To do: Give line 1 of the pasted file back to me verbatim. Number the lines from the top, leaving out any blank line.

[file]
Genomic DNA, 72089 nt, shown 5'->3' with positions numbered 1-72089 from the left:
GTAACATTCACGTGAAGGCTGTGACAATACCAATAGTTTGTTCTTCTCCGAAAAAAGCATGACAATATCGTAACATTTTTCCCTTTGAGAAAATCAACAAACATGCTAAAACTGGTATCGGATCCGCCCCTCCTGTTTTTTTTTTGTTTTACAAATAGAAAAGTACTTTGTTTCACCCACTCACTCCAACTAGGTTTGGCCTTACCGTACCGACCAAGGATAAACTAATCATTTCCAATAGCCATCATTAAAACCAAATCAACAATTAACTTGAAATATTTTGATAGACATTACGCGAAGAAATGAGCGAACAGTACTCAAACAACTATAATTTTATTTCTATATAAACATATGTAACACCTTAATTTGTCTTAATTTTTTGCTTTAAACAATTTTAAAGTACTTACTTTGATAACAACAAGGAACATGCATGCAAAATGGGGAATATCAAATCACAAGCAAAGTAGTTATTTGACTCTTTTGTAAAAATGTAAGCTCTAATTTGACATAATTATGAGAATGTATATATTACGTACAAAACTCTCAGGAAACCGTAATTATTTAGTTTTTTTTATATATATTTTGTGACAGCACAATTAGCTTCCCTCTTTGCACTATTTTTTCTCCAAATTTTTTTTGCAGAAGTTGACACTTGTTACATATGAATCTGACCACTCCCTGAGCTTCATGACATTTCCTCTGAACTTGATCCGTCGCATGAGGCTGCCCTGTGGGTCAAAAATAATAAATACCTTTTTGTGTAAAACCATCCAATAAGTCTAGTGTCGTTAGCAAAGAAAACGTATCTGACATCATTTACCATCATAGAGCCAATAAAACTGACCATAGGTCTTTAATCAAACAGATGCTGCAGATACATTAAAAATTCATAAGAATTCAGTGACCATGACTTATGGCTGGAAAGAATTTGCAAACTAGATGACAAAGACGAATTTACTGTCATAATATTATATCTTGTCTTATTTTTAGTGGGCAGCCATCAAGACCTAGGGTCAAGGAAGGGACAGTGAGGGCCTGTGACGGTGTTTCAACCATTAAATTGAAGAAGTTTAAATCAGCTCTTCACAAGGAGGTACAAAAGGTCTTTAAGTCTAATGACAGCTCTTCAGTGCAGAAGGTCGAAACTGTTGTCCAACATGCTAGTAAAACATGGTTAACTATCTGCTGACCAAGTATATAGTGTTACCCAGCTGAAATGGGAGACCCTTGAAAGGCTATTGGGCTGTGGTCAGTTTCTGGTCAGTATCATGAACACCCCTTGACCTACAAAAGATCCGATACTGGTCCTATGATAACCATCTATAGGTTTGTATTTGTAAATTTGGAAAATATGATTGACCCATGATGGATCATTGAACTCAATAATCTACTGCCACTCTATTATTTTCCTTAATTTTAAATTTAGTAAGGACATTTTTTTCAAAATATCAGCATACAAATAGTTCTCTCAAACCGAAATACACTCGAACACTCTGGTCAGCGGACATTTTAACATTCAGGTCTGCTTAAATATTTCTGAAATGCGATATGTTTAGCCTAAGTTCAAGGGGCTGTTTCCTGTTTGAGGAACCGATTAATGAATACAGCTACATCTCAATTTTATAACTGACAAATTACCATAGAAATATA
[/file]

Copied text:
Genomic DNA, 72089 nt, shown 5'->3' with positions numbered 1-72089 from the left: